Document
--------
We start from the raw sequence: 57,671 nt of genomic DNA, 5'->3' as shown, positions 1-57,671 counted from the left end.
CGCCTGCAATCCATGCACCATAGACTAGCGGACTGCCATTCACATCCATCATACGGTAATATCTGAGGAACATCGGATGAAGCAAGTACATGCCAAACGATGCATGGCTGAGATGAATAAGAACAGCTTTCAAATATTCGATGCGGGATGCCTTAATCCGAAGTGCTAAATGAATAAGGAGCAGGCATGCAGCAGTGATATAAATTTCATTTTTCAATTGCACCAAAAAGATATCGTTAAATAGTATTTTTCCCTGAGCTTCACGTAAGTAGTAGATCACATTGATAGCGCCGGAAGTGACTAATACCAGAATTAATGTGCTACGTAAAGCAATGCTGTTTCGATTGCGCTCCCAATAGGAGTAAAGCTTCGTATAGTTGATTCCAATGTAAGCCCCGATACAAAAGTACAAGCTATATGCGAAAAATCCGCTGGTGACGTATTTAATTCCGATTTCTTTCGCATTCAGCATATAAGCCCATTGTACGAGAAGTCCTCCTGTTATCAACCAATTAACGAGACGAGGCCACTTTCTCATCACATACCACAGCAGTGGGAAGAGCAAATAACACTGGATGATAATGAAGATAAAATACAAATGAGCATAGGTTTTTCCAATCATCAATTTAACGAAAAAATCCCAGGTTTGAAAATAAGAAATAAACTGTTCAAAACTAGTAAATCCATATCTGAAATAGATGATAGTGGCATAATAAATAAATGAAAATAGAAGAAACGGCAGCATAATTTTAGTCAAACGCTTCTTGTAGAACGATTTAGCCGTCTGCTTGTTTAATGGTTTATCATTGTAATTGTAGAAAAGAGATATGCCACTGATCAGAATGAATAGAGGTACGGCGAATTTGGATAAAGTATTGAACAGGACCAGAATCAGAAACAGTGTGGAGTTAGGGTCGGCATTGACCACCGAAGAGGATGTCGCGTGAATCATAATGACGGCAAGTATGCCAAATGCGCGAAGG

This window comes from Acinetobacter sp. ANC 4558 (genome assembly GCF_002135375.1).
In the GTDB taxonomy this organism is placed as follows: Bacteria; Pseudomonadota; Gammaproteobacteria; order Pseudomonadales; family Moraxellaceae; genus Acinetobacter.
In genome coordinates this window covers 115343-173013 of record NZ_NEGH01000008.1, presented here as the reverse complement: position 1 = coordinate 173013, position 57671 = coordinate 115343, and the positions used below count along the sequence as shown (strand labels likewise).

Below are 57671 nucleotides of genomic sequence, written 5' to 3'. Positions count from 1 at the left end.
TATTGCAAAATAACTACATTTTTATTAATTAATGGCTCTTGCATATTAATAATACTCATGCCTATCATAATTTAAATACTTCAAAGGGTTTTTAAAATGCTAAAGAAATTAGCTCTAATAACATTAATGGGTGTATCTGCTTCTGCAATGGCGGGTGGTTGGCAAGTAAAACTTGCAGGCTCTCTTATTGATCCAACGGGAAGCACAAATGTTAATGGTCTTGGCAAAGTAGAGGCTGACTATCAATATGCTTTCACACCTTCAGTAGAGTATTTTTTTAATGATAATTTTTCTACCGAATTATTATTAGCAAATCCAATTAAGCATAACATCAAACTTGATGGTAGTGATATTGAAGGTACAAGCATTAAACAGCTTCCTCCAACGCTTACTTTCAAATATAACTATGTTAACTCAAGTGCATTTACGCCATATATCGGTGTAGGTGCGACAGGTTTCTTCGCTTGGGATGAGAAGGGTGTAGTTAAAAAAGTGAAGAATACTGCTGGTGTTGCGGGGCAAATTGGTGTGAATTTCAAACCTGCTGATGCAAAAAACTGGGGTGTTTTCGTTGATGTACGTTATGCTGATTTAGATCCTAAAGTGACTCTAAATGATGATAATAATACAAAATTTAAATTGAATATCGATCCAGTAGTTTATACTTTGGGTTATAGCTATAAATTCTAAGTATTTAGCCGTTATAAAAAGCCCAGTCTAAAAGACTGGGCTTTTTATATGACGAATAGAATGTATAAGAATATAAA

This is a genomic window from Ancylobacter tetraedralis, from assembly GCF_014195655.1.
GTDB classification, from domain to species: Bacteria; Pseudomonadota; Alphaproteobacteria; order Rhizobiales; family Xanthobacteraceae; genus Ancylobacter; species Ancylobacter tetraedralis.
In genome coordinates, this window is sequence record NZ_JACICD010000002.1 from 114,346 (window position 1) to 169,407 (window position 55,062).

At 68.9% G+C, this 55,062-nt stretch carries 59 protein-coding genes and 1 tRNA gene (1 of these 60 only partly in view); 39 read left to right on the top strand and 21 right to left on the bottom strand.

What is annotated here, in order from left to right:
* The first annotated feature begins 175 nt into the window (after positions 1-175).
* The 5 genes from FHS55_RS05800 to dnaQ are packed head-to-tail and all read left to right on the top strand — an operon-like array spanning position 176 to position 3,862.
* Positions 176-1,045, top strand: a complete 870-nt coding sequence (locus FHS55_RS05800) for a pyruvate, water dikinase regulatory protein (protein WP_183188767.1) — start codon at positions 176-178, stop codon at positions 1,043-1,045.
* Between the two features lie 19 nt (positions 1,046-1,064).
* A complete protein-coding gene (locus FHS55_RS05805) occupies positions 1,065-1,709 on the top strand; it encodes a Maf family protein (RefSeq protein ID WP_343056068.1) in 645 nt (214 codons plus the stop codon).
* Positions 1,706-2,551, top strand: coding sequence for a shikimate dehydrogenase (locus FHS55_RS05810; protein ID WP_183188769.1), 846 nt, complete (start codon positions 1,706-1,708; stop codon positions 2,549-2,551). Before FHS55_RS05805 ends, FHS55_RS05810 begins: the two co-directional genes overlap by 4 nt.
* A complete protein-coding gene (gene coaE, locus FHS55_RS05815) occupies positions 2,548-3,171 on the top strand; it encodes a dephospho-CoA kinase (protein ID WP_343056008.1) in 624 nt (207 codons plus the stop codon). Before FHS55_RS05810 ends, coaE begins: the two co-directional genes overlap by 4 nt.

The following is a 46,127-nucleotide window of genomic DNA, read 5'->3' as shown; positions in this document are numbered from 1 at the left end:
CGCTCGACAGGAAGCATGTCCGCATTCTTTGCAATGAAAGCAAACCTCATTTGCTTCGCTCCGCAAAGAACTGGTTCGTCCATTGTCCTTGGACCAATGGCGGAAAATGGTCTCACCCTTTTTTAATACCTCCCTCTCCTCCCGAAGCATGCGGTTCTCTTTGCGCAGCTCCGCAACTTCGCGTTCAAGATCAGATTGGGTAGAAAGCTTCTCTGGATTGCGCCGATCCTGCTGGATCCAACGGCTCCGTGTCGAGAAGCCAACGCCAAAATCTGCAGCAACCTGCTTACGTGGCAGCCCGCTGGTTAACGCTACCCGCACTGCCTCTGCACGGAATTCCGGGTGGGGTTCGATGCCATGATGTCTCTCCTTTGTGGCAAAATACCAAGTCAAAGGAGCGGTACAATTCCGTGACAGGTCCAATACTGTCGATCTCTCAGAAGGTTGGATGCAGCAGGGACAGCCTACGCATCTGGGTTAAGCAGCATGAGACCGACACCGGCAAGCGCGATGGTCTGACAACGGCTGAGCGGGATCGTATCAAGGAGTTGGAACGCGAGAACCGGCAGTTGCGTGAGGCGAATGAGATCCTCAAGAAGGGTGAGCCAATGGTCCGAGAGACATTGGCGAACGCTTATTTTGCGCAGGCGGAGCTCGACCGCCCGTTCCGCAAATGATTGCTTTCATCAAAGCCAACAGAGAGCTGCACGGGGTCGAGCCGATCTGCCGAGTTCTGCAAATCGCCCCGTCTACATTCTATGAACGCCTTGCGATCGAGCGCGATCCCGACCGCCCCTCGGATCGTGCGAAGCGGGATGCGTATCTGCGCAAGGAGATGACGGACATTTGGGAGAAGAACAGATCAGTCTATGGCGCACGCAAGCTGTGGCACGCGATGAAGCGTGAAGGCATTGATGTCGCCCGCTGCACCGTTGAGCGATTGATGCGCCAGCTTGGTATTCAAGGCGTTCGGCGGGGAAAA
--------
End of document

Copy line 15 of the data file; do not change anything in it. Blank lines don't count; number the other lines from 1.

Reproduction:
* Positions 176-1,045, top strand: a complete 870-nt coding sequence (locus FHS55_RS05800) for a pyruvate, water dikinase regulatory protein (protein WP_183188767.1) — start codon at positions 176-178, stop codon at positions 1,043-1,045.